Stories



Have you ever had one of those periods in your life where something, some idea, thought, word, or concept, just keeps showing up? No matter where you are, who you talk to, what you read or listen to, there it is, so obvious you couldn’t miss it if you tried? So apparent it is bordering on annoying? So consistent it leaves you wondering what could possibly be going on?


For the last three weeks, the notion of “stories”, the stories we tell ourselves, the stories others tell us, the stories that connect us, and all the stories in between, has been top of mind. Though not by choice.


This awareness of stories started with a quote a dear friend sent me, moved along to a podcast I listened to, turned up in a book I was reading, then presented itself, uninvited I might add, in a blog post I was writing. I thought that would be the end . . . but no, the “stories” kept coming. I knew I must be missing something.


The constant barrage made me think of the famous Anne Morrow Lindbergh quote:


We have so little faith in the ebb and flow of life, of love, of relationships. We leap at the flow of the tide and resist in terror its ebb.


I wasn’t sure if my story events were ebbing or flowing. I was just trying to go with the flow. I was explaining this current oddity to a friend who made the comment that I must be in a growth spurt. Growth spurt? Yes indeed, short periods of time when you experience quick growth. I liked that idea.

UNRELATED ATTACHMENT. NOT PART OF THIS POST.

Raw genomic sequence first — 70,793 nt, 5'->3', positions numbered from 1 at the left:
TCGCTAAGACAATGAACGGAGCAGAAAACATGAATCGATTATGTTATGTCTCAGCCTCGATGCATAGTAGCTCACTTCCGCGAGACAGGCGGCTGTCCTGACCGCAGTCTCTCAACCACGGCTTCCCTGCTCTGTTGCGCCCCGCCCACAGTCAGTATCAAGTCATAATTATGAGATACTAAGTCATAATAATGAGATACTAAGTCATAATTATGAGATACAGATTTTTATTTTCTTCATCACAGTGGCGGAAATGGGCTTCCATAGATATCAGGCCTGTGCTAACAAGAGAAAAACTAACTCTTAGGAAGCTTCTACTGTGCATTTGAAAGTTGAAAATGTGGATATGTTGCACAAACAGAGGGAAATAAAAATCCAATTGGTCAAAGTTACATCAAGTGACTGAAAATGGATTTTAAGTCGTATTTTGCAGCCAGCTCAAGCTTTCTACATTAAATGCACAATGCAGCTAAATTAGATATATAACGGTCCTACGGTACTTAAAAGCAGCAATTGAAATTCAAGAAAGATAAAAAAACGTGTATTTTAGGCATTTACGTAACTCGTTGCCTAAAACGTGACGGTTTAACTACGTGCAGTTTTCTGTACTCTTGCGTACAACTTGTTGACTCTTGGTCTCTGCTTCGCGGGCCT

I had no sooner settled into the idea of my growth spurt when another story presented itself– The Alabaster Tablet of Laylah. A Google search led me to this:


Laylah is a guardian angel watching over all transitions.


The Angel Laylah heralds from Talmudic scriptures. Unlike any other angel. She is specifically described as a feminine being. Laylah is a reminder that there is a place only the feminine can fill. If we attempt to live our lives skewed toward the masculine, we will miss out. The feminine tendencies toward compassion, acceptance, kindness and mercy are a balancing necessity.


Laylah allows the way to be shown, rather than directing a path based on current perspectives.


I have a friend, a professional writer, who always reminds me that every story must have a beginning, a middle, and an end. The end of my ‘story’ growth spurt came with the discovery of the story of The Angel Laylah:


Allow the way to be shown, rather than directing a path based on your current perspective.


And just like that, I knew this was my story.


—Robin



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